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* This section is provided free of charge to you from the American Academy of Dermatology's library. We do not treat all conditions listed here, nor do we perform all treatments discussed in this section. This is purely meant to be a reliable resource for patients with an interest in, or questions about, a wide array of dermatologic topics.
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Granuloma annulare is a skin condition that is often confused with ringworm, a fungal skin infection. It is important to see a board-certified dermatologist for the correct diagnosis.
What Causes Granuloma Annulare?
The cause of granuloma annulare is unknown; however, dermatologists and researchers believe the immune system may play a role. In some cases, there may be a link between granuloma annulare and HIV, thyroid disease, diabetes or other diseases.
For some people, a skin injury, insect bite, infection or sun exposure seems to trigger the condition.
Localized granuloma annulare
What Does Granuloma Annulare Look Like?
Most people develop “localized” granuloma annulare, which causes a round, firm, smooth-feeling bump on the skin. This bump will become ring-shaped, resembling a donut, with a center of clear skin. The affected skin can be pink or purple, or appear a bit darker than your skin color. Since this spot usually does not peel or itch, many people never notice it.
Some people may develop a widespread rash of flesh-colored or purplish bumps. These tiny bumps can appear in many places on the skin.
Granuloma annulare can spread, covering more skin before it starts to clear. This type is called “generalized” or “disseminated” granuloma annulare. It is sometimes itchy.
Children with granuloma annulare may develop harmless, firm lumps under their skin on the scalp, hands and legs.
Where Does Granuloma Annulare Appear?
Granuloma annulare can form anywhere on the skin. However, if you have a single spot, it is most likely to appear on the top of your hand or foot, or on your elbow or knee.
Who Gets Granuloma Annulare?
People of all ages can develop localized granuloma annulare, though it is more common in females and those younger than 30.
Generalized granuloma annulare
It is more common for older adults to develop generalized granuloma annulare. Infants rarely get this skin condition.
How Is Granuloma Annulare Diagnosed?
A board-certified dermatologist usually diagnoses granuloma annulare by examining the skin.
To ensure a proper diagnosis, your dermatologist may scrape off a bit of the affected skin or perform a biopsy (remove a small amount of skin). The removed skin will be examined under a microscope.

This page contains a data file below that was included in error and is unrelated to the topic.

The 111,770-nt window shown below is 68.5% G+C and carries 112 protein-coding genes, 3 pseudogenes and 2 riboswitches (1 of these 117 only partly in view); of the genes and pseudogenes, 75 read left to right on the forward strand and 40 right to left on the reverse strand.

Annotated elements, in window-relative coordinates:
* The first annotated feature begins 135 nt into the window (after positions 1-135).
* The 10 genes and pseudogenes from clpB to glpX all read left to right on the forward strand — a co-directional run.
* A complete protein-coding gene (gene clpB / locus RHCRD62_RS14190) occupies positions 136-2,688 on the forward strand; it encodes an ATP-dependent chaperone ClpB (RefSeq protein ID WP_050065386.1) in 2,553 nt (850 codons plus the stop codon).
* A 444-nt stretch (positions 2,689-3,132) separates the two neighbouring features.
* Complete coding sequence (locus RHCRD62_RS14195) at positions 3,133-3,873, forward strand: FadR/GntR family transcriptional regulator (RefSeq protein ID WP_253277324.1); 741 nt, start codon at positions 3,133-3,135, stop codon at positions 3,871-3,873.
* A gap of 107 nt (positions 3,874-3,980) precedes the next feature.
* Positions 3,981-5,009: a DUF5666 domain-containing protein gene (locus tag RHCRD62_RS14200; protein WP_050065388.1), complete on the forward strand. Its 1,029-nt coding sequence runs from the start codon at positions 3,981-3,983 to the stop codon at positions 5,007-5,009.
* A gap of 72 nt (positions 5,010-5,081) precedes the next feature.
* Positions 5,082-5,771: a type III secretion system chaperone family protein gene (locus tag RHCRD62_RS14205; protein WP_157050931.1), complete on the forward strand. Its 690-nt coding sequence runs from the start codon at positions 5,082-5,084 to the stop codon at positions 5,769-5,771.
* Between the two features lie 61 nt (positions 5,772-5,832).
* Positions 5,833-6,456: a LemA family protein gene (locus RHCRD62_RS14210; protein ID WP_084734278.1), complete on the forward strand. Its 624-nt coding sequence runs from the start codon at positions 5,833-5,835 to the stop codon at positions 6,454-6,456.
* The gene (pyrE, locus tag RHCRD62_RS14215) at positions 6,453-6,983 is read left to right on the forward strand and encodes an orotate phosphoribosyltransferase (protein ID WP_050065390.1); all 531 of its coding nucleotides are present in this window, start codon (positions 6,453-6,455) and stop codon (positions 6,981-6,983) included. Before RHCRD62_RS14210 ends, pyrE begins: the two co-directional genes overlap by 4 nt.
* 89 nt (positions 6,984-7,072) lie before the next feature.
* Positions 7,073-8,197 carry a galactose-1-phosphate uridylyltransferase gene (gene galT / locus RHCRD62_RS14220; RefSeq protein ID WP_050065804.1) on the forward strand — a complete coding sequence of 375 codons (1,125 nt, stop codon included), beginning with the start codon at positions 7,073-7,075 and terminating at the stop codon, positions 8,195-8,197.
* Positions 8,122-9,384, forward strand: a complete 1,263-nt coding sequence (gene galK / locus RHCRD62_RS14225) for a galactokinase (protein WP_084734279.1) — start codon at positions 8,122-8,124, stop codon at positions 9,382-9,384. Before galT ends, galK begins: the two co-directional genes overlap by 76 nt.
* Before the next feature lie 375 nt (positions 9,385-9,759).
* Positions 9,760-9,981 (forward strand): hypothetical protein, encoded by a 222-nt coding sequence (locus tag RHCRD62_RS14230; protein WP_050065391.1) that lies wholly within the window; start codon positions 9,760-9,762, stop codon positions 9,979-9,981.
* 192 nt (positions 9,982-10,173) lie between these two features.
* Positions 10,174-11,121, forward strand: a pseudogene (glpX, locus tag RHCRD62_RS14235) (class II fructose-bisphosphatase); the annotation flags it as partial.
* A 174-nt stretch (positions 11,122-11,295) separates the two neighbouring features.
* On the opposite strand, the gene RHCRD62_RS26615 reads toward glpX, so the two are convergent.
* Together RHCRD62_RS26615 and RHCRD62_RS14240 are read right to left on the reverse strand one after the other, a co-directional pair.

Your dermatologist may perform a skin scraping or biopsy to rule out the following conditions:
- Ringworm. A fungal skin infection that requires treatment.
- Lyme disease. An infectious disease caused by a bite from a deer tick. Without treatment, Lyme disease can cause serious health problems. A rash from Lyme disease usually looks like a circular pattern on the skin that gets larger with time.
- Insect bites. Depending on the insect, some bites need treatment.
- Sarcoidosis. An inflammatory disease that affects multiple organs in the body, primarily the lungs and lymph nodes.
Sometimes, a blood test is necessary to rule out other possible diseases.
Localized granuloma annulare
Is Treatment Necessary?
Treatment for granuloma annulare is usually not necessary since most people do not notice symptoms.
Granuloma annulare often goes away on its own with time.
Most people see their skin clear in a few months. In some cases, clearing takes longer. Some people have granuloma annulare for years. A granuloma annulare rash also can clear and return later in life.
Generalized granuloma annulare
If you have a type of granuloma annulare that covers a large area of your body or causes a deep growth in your skin, your dermatologistmay recommend treatment. You also may consider treatment if you have noticeable patches and dislike how your skin looks. Your dermatologist will prescribe a treatment tailored to your needs, such as:
- Corticosteroid cream or ointment. Applied to the skin while at home, this prescription medicine helps to clear spots and bumps. It is important to use this medicine as directed, as it may cause unwanted side effects such as thinning skin.
- Corticosteroid injection. Your dermatologist will inject this directly into the spot to help clear it.
- Light therapy. Exposing the skin with granuloma annulare to ultraviolet light in a controlled way can be helpful.
Some people receive a type of light therapy called PUVA, which involves taking a medication called psoralen and then treating the skin with UVA light. Your dermatologist may prescribe this to treat a widespread rash.
Your dermatologist may also prescribe other treatments to help clear stubborn granuloma annulare.
A board-certified dermatologist is a medical doctor who specializes in the diagnosis and medical, surgical and cosmetic treatment of skin, hair and nail conditions. To learn more about granuloma annulare or to find a board-certified dermatologist in your area, visit aad.org/granuloma-annulare or call toll-free (888) 462-DERM (3376).
All content solely developed by the American Academy of Dermatology.
Copyright © by the American Academy of Dermatology and the American Academy of Dermatology Association.
Images used with permission of the American Academy of Dermatology National Library of Dermatologic Teaching Slides
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